Under the orientation framework for early childhood education (Orientierungsrahmen für frühkindliche Bildung, Betreuung und Erziehung), adults encourage the children to ask questions and to find answers to their questions. They ask open questions and actively listen to the children. They encourage the children to develop their own solutions, and to try them out. They are careful not to interrupt the children’s individual learning processes, or to intervene too quickly in their problem-solving and conflict resolution. The adults facilitate and support positive social contacts with other children. They encourage children to express and communicate their interests, feelings and needs, and to gain valuable community experiences.

The carers provide stimulating experience spaces to allow for independent discovery, design and exploration. These include a variety of freely accessible materials (e.g. toys, natural materials, media) and a stimulating social environment (especially other children). Children also need a lot of free time and space so that they can intensively act out their urge to play and learn. When a variety of play areas are provided, they allow children to have rich learning experiences, e.g. through games of discovery and perception, construction and building, movement and music, finger puppets and hand puppets, role-play and emotional games.


Pre-school or first learning cycle

The curricula drafted at the language regions level contain teaching principles and competency targets. But teachers are to a large extent free to choose their teaching methods. They choose methods which are best suited to the objectives, content and topics. Children start the pre-primary level (pre-school or the first learning cycle) with different backgrounds. The work is therefore primarily guided by the children’s development stage and not by standards laid down for the age group. Differentiated teaching is key. Appropriate forms of teaching are designed to arouse curiosity, pleasure in learning and willingness to learn. Teachers organise play activities and learning environments, structure time and processes, introduce different forms of play and social forms, contents and topics, and provide the relevant materials. Teachers structure activities directly through guided sequences. They lead the children, for instance, to a particular topic, design task or singing game, or tell a story. In open sequences teachers influence activities indirectly, by intervening in free play as needed, and depending on the situation, by joining in, making suggestions, asking helpful questions, and encouraging the children, so as to move on to new, more challenging forms of play. See e.g. Lehrplan 21, Schwerpunkte des 1. Zyklus.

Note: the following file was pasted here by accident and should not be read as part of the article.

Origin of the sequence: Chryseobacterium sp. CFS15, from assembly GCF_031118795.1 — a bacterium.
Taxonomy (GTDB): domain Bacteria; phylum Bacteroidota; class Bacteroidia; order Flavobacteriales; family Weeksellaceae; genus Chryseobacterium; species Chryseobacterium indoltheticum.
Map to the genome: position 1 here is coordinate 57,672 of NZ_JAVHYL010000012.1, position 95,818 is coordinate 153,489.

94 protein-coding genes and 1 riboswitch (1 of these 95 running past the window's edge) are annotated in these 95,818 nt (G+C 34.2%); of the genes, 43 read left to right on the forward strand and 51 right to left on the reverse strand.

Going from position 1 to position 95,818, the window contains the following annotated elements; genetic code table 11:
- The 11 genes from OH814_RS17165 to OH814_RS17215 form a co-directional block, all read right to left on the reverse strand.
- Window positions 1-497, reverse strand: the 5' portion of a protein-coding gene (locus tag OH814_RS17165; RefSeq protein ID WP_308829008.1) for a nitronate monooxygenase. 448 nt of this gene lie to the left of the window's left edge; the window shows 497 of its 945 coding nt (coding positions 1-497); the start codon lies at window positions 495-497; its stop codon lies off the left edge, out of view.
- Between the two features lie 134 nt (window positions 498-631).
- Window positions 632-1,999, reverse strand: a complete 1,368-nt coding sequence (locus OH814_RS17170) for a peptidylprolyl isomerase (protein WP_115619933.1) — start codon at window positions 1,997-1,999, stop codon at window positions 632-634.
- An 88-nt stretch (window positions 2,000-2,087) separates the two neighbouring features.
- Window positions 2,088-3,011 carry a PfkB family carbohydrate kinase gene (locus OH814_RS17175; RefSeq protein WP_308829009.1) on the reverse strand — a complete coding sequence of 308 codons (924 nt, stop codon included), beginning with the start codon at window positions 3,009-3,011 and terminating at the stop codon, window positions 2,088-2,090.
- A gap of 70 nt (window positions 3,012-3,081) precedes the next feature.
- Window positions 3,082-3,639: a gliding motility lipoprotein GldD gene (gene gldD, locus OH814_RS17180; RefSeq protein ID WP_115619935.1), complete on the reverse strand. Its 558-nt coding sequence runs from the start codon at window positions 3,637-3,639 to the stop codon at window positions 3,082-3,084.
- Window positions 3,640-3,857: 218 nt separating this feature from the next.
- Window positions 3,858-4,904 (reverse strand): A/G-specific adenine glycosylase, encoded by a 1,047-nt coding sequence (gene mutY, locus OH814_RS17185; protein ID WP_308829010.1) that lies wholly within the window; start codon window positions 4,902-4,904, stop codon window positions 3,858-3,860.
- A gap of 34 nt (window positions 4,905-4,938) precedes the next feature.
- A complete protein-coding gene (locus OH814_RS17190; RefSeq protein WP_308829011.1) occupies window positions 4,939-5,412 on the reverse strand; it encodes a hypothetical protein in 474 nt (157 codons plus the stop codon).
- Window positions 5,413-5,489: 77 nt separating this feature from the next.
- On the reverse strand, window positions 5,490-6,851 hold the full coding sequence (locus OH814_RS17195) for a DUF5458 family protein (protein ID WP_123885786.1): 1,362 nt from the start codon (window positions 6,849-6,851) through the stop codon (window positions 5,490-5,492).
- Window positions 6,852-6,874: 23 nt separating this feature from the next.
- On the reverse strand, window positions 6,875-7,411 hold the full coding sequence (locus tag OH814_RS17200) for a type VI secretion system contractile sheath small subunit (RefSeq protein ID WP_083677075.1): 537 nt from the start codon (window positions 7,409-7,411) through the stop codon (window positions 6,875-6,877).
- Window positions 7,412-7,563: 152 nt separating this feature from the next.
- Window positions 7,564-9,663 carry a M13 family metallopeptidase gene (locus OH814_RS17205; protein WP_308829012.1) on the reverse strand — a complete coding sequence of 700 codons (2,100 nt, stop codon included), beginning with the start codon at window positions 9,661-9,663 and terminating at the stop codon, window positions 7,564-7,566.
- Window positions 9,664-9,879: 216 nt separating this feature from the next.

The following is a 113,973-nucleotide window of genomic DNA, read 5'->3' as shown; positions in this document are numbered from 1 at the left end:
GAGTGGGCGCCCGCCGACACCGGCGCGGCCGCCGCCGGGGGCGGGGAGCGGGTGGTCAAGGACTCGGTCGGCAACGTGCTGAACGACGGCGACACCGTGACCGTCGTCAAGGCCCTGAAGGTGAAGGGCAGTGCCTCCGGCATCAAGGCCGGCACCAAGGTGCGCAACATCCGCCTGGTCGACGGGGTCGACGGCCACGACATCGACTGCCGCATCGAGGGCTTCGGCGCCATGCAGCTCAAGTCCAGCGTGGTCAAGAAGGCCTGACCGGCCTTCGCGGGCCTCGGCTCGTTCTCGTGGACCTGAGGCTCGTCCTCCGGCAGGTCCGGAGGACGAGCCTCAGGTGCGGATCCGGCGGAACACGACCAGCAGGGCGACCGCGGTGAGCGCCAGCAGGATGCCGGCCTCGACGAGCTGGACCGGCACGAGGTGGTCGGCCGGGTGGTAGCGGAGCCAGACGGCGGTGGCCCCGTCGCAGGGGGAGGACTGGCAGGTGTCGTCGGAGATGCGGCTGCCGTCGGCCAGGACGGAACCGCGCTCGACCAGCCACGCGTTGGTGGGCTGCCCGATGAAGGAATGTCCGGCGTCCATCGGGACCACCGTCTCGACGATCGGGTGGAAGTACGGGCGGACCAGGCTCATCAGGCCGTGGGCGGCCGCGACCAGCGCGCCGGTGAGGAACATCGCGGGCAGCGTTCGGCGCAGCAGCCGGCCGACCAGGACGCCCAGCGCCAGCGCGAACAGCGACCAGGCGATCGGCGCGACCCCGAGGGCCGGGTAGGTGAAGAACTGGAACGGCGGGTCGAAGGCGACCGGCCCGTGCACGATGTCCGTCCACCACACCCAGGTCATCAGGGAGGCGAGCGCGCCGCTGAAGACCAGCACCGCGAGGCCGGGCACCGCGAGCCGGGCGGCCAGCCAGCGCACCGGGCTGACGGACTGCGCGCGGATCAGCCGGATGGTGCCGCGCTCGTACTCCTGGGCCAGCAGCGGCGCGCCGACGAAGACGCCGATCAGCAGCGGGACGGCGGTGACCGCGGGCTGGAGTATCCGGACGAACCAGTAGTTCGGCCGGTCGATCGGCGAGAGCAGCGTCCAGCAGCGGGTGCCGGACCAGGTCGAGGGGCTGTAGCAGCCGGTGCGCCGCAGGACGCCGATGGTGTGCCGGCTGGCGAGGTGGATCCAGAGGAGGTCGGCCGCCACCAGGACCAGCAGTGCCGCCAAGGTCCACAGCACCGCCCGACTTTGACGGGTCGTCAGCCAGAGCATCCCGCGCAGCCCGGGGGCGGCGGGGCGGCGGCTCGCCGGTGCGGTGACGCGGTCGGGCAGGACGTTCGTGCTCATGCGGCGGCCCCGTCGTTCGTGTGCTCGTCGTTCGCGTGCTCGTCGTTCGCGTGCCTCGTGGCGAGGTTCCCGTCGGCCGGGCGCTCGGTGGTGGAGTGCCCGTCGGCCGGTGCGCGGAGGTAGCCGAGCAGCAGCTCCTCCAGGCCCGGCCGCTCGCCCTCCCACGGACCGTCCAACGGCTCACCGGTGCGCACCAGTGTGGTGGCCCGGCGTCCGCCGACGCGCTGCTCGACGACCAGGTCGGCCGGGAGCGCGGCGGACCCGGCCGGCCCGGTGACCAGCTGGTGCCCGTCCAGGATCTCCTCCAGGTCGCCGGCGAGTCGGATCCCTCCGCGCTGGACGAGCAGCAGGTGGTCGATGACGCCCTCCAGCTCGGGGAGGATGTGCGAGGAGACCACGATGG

Children under four are not assessed, as there are no lessons in the traditional sense. However, monitoring the children’s development is very important. Childcare workers can make parents aware of any developmental difficulties experienced by their children, so that appropriate support measures (e.g. remedial education in early childhood) can be taken.


Pre-school or first learning cycle

In pre-school or the first learning cycle, there is generally no graded assessment. Observation of the children is an important basis for recognising children’s strengths and aptitudes, as well as weaknesses and needs. Observation sheets are often used as assessment tools, and serve as a basis for assessment interviews. Assessment focuses on encouraging each child and takes account of their personal development (see Schülerbeurteilung).


Transition to primary school

Pre-school or first learning cycle

Normally, a child enters primary school after two years in pre-school or in the first learning cycle. It is then between 6 and 7 years old. Depending on the child's intellectual development and emotional maturity or for other important reasons, admission to primary school can also be deferred by one year. As a rule, parents as well as teachers and school heads have the right to request a later admission. The final decision is made by the local school authority.

In some German-speaking cantons, after pre-school children can attend a two-year preparatory class (Einschulungsklasse or Einführungsklasse). The material to be learned in one year is spread over two years. At the end of the two-year preparatory Einschulungsklasse or Einführungsklasse pupils usually transfer definitively to the regular primary class.

The integration of pre-school or the first two years of the first learning cycle into compulsory education has facilitated the transition to primary school. Thus, the new language-regional curricula also cover primary school in addition to pre-school or the first two years of the first learning cycle. As a rule, primary school is located on the same site as pre-school or the first two years of a first learing cycle. In order to ensure cooperation and continuity between the levels, there are a number of measures such as the passing of information between teachers of pre-school/first learning cycle and primary school, visits of pre-school children to the primary school and parent information events.